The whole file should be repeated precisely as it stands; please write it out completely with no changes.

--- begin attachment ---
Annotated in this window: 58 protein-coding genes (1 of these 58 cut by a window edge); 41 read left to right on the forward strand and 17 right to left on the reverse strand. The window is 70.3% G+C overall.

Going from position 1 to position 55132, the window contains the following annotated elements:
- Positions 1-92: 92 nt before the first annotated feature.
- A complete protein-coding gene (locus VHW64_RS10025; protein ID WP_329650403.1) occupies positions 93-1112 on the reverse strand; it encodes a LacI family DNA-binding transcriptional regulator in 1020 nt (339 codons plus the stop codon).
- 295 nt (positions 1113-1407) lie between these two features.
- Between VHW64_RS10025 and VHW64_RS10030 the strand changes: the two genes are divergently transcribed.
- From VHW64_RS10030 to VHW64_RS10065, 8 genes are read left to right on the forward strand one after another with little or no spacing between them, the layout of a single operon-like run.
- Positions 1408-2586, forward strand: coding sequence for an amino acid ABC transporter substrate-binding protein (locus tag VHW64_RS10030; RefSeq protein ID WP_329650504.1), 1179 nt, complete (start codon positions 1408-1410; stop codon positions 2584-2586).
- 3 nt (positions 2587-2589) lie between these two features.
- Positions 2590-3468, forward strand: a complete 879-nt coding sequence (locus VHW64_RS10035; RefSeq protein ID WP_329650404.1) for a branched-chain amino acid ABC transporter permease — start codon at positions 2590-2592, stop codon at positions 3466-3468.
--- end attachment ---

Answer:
Annotated in this window: 58 protein-coding genes (1 of these 58 cut by a window edge); 41 read left to right on the forward strand and 17 right to left on the reverse strand. The window is 70.3% G+C overall.

Going from position 1 to position 55132, the window contains the following annotated elements:
- Positions 1-92: 92 nt before the first annotated feature.
- A complete protein-coding gene (locus VHW64_RS10025; protein ID WP_329650403.1) occupies positions 93-1112 on the reverse strand; it encodes a LacI family DNA-binding transcriptional regulator in 1020 nt (339 codons plus the stop codon).
- 295 nt (positions 1113-1407) lie between these two features.
- Between VHW64_RS10025 and VHW64_RS10030 the strand changes: the two genes are divergently transcribed.
- From VHW64_RS10030 to VHW64_RS10065, 8 genes are read left to right on the forward strand one after another with little or no spacing between them, the layout of a single operon-like run.
- Positions 1408-2586, forward strand: coding sequence for an amino acid ABC transporter substrate-binding protein (locus tag VHW64_RS10030; RefSeq protein ID WP_329650504.1), 1179 nt, complete (start codon positions 1408-1410; stop codon positions 2584-2586).
- 3 nt (positions 2587-2589) lie between these two features.
- Positions 2590-3468, forward strand: a complete 879-nt coding sequence (locus VHW64_RS10035; RefSeq protein ID WP_329650404.1) for a branched-chain amino acid ABC transporter permease — start codon at positions 2590-2592, stop codon at positions 3466-3468.